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TG: New RIghts Programme Festival Review: Compelling New Theatre

Written by Rebecca Harrison

This review contains spoilers.

Last night, Theatre Group put on a programme of five New Rights productions, written by Theatre Group members. It’s not often that one sees so much talent in one show, let alone from five separate shows on the same night. The five new plays are Doubt; Bye, Bye Baby; Sour Milk; Father, Protect; and Her. They are currently fledgling productions - excerpts from shows still being written. Because of this, I have been more critical in this review than I usually would be, in the hopes of highlighting what needs work as much as what went well. That said, last night’s programme was a series of relevant and enthralling new theatre that left me optimistic and excited about our budding generation of playwrights.

Doubt by Sam Cooke followed the inner workings of A’s (Liv Blythe) anxious mind as she struggles to answer the intrusive question: ‘What’s the point of it all?’

Left to right: Matty Edgar, Liv Blythe, Matthew Dangerfield)

Photo by Abby Swain

Cooke’s script brilliantly explores the tyranny of mental illness: what happens when an unhealthy mind collides with complex philosophical discourses like Nihilism and Existentialism. The result is a kind of corrosion: it leaves a bleaker, bitty version of the world. There is a fantastic scene where A, B and C are high and staring at a bird caught in the room. The same frenzied image of a bird hitting itself repeatedly against a closed window came up in Blythe’s heart-breaking monologue. It made me wonder if Cooke had read D. H. Lawrences’ poem ‘Man and Bat’ where the bat goes ‘round and round and round’ his room in ‘insane circles’ with a ‘twitch, nervous intolerable flight’.

It is in this same frenzied way that the darkness in Doubt does not plateau and depress, but excites us with its liveliness. Cooke switches between scenes with force and B (Matty Edgar) and C (Matthew Dangerfield) whirl vertiginously between characters, as if each is boggled into existence by unquiet minds. There is a particularly fantastic change from Dangerfield into an exuberant teacher whose advice for anxiety is to tell it to stop. There were other times, however, when I wished there was more clarity as to what relation the characters had to each other, and as to what the broken glass metaphor actually meant. Ultimately, though, that didn’t affect my vividly emotional reception of this incredibly evocative piece.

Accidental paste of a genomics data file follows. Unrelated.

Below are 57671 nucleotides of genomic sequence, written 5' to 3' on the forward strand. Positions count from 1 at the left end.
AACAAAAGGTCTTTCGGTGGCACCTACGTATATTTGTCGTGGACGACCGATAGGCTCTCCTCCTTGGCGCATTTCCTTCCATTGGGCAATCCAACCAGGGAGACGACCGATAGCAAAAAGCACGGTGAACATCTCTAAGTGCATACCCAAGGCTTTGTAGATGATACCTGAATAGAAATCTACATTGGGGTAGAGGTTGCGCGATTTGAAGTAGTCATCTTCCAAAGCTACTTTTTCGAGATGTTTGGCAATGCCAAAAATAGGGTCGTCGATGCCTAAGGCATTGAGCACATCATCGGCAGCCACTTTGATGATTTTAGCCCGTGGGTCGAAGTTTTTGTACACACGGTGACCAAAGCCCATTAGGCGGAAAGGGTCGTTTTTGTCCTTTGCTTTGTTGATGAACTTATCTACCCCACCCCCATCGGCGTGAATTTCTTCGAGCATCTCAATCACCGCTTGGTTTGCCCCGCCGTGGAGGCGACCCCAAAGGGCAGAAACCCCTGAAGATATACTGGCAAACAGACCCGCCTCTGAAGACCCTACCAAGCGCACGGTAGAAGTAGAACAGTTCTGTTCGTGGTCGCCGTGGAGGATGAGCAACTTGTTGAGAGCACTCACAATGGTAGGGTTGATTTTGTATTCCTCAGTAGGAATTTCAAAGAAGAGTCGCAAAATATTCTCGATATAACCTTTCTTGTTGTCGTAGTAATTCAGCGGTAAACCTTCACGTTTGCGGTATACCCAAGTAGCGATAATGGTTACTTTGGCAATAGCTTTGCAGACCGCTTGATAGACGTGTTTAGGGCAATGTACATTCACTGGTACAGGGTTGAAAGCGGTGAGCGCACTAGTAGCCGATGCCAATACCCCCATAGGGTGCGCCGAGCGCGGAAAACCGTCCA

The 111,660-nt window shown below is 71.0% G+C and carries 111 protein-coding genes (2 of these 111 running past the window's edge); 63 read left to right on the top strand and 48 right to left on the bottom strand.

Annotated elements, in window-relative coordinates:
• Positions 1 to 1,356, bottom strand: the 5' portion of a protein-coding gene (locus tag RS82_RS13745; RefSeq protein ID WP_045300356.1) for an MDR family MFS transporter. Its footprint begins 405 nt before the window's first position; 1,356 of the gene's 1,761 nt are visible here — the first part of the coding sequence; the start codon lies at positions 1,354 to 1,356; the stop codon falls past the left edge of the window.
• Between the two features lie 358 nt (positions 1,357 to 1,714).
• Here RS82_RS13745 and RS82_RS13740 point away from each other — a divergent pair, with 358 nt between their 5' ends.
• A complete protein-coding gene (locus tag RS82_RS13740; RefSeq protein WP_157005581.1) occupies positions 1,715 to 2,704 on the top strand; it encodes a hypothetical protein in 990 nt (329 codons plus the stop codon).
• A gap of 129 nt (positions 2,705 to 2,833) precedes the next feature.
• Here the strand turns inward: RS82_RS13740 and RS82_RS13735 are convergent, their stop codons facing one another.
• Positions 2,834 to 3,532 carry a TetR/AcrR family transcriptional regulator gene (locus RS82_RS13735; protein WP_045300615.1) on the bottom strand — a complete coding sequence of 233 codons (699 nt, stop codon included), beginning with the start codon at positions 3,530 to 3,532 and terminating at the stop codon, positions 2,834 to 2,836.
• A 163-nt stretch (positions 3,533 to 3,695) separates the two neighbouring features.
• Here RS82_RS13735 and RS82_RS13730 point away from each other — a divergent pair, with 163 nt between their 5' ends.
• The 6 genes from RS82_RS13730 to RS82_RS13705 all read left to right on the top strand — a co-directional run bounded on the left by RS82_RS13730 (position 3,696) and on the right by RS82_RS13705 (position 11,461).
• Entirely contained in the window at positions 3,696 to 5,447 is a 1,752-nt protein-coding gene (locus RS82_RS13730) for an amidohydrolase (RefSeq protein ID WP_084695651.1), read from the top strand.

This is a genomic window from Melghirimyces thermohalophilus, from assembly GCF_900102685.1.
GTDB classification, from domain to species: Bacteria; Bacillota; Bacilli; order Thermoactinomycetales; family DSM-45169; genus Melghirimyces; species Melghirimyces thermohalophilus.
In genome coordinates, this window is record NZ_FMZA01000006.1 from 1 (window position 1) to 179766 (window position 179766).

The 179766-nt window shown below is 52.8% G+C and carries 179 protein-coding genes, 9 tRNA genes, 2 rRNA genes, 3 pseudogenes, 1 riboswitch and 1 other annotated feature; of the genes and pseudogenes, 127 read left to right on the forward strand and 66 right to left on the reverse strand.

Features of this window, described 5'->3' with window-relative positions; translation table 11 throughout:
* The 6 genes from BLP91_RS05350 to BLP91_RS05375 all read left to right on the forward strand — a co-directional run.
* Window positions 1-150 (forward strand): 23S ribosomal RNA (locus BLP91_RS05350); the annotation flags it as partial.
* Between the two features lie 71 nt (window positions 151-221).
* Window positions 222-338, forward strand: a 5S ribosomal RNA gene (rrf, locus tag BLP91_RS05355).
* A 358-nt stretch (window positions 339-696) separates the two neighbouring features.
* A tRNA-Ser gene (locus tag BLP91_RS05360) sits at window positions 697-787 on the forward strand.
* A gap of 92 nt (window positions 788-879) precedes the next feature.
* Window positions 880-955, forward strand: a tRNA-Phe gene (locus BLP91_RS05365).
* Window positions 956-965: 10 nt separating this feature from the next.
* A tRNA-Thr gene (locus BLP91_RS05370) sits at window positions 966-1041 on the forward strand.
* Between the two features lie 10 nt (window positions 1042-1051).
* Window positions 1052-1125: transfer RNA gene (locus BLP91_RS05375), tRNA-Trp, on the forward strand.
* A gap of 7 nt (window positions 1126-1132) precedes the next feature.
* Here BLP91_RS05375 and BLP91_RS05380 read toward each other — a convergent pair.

Bye, Bye Baby by Fabien O’Farrell follows three students who wind up at a chippy after a night out and discover that one of them is pregnant. The dynamic of the group’s three very distinct personalities is completely convincing, not to mention totally endearing. Over the course of the excerpt, we fall in love with each of them as they reveal to us their own problems: Lucie’s (Sophie Apthorp) pregnancy, Ali’s (Emily Sharples) shame about being a bad daughter and Ellie’s (Eden Vaughan) infertility and her brother’s death.

O’Farrell’s writing is smart and funny and implements props to great effect - Tom (Theo Life) comes in wearing a felt traffic cone; Lucie throws her chips at Theo in outrage at his insensitive comments about abortions; and Lucie drags in a sagging balloon called “Phoebe” (stuck onto it is a print out of the face of ‘our feminist leader’, Phoebe Waller-Bridge). Apthorp plays the airy, bordering on ADHD, Lucie to perfection; and Vaughan and Sharples play off each other brilliantly. The acting (aided by their hair and makeup) is also pitched at just the right level of drunken disgruntledness to make the “afters” action realistic, but also just sober enough for the dialogue to be meaningful and have consequence in the characters’ lives.